VEGETARIAN JOURNAL'S FOODSERVICE UPDATE

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Vegetarian Journal's Foodservice Update
Healthy Tips and Recipes for Institutions

Volume VI, Number 4 Fall 1998  

BETTER THAN HOME FOR THE HOLIDAYS
By Nancy Berkoff, R.D., Ed.D., CCE

Everybody wants a feast (or two) during the holiday season! Moving beyond the obvious traditional carnivore centerpiece, you can make your holiday offerings a veritable veggie feast.

Looking at it from a production point of view, it is more energy-, time-, and labor- efficient to produce one form of each dish rather than two or three. Under optimum conditions, you can produce a vegan menu item and serve it to everyone. Under less ideal conditions, the addition of an ingredient or two would change a vegan item into a vegetarian or carnivore item. It still takes less time to divide, say, a batch of vegan fried rice and add ingredients to it, rather than having to make two or three separate batches.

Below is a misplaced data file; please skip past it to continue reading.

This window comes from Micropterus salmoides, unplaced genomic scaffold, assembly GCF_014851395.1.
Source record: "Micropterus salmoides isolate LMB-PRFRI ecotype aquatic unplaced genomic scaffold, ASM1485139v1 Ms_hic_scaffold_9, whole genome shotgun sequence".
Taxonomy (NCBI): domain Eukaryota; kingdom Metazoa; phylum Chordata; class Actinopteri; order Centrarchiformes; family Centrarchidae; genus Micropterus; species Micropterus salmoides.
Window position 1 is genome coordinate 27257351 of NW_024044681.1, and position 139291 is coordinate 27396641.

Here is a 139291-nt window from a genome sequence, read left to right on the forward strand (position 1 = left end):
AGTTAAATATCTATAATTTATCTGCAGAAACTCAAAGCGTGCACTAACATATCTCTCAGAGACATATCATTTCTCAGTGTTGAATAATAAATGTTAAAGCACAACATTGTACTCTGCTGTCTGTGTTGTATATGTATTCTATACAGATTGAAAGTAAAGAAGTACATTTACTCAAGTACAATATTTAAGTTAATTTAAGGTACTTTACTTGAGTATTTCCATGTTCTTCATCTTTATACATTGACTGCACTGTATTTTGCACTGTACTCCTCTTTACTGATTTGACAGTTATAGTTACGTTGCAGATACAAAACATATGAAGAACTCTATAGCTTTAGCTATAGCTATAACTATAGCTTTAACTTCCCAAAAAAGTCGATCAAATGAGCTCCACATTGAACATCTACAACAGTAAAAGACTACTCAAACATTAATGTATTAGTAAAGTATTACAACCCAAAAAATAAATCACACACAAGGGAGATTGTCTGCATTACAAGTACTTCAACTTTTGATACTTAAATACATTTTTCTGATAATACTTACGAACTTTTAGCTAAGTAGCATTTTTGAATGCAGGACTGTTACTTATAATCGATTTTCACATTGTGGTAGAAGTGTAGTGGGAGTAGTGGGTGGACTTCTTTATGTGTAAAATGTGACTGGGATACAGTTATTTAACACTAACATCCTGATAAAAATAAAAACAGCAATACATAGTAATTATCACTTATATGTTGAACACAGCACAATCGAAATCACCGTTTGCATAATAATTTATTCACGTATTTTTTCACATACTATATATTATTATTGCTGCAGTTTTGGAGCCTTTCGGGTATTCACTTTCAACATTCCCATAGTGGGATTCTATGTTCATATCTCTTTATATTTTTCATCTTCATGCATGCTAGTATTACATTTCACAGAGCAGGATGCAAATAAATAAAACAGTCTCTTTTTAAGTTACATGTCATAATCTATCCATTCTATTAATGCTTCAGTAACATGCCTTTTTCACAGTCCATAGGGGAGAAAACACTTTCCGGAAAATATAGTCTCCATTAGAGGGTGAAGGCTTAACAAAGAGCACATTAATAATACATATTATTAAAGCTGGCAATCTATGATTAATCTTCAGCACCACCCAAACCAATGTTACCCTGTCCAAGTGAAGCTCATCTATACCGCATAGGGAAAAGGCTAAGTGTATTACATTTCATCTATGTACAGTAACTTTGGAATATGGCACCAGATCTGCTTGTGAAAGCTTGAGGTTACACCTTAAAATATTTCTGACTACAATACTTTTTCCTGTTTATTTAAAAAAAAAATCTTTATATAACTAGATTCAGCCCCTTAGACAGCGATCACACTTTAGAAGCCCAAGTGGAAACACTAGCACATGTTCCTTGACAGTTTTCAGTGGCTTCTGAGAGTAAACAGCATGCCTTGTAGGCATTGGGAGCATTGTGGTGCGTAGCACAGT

How in the world can I offer vegan items to the non-vegan world, you ask? Think about how really necessary non-vegan ingredients are to a menu item and go from there. For example, pie and pie crusts. Fruit pie fillings contain few non-vegan ingredients; only the sweeteners would be questionable, as many vegans avoid refined sugar (it might be processed through a bone char filter) and honey (an animal product). You can use maple syrup or fruit juice concentrate rather than sugar or honey in pie fillings. You’ll get a great flavor (more "down-home" style) and an enhanced color. Chances are, you’ll get comments on how good the pies are this season. Lard or beef fat is sometimes used for pie crusts. I realize that many bakers will scream "heretic," but for health and shelf-life reasons (if you want to make crusts or whole pies ahead of time, freeze and reheat) doesn’t margarine, oil, or solid vegetable oil work better? So, there’s an example of one type of holiday vegan fare for everyone.